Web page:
It was not until the Eighties that the supermodel was born - and the media's love-hate relationship with her began. Designers recognised their potential, the media couldn't get enough of them and, as still very young girls, they unsurprisingly lapped up the attention. The supermodels turned the image of model as (fashion) victim on its head, demanding inflated sums of money and terrorising designers, agents, photographers, hairdressers and make-up artists alike. They said things like "I don't get out of bed for less than $10,000 a day" (Linda Evangelista, 1990). Her friend Christy Turlington claims to this day that this throwaway comment was intended to be ironic.
None the less, only a few seasons later, a backlash ensued and the very people who made these women stars in the first place (Versace is a notable exception) couldn't wait to slap them down. They were simply too young, too beautiful and too rich to be tolerated. They had risen to fame in the Eighties, the most ego-driven, power-thrusting era of them all. By the mid- "caring sharing" Nineties, the less in-your-face superwaif Kate Moss was hot property. She was less obviously manufactured, skinny, stringy- haired and looked prepubescent (again). The supermodels still loomed large, however, even if the media's excuse was negative publicity. Naomi Campbell, in particular, continues to do so.
By the time President Clinton called attention to the heroin chic controversy a few years later, fashion had moved on again. For the past few seasons, more anonymous models are the order of the day. Karen Elson, Erin O'Connor and Devon Aoki - the latter (pictured left) is the new face of Donatella's Versus line - are neither as expensive as Naomi Campbell, nor as difficult. They represent a less predictable sort of beauty than their supermodel predecessors.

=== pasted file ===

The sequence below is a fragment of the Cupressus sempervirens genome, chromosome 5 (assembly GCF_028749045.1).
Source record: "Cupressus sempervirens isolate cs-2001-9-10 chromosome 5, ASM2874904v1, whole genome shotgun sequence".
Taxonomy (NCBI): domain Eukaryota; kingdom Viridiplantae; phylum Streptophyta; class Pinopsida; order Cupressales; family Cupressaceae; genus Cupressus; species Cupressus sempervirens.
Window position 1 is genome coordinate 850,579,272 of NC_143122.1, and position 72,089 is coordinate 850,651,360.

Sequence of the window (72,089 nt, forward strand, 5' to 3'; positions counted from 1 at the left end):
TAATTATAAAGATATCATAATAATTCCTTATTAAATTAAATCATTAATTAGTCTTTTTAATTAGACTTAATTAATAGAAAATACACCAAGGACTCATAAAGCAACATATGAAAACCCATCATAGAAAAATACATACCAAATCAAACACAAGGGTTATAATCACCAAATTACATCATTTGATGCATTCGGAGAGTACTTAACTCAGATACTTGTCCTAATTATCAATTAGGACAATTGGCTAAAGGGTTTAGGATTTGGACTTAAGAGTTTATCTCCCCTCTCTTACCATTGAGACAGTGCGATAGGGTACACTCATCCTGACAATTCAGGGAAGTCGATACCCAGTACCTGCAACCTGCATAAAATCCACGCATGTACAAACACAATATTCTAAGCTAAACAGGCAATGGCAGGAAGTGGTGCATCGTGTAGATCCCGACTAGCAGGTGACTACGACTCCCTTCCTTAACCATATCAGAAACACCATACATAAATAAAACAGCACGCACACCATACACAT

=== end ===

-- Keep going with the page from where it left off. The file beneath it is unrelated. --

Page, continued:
Fresher on the scene, however, the more obviously lovely Gisele and Carmen Kass do more resemble the Campbells and Crawfords of this world. None is likely to become a household name, however - the Zeitgeist wouldn't accommodate it - which is why magazines, both here and abroad, are retracing the celebrity route.
That leaves Naomi - and only Naomi - as the last supermodel to regularly appear at the shows in person. Her contemporaries prefer to leave the collections to young blood, taking the world by storm with the odd, exclusive, photographic appearance.
Campbell said this week that, these days, she sometimes feels like "Grandma" on the catwalk, a poignant observation for a woman who's still only 28. Despite that we simply can't get enough of her - warts and all.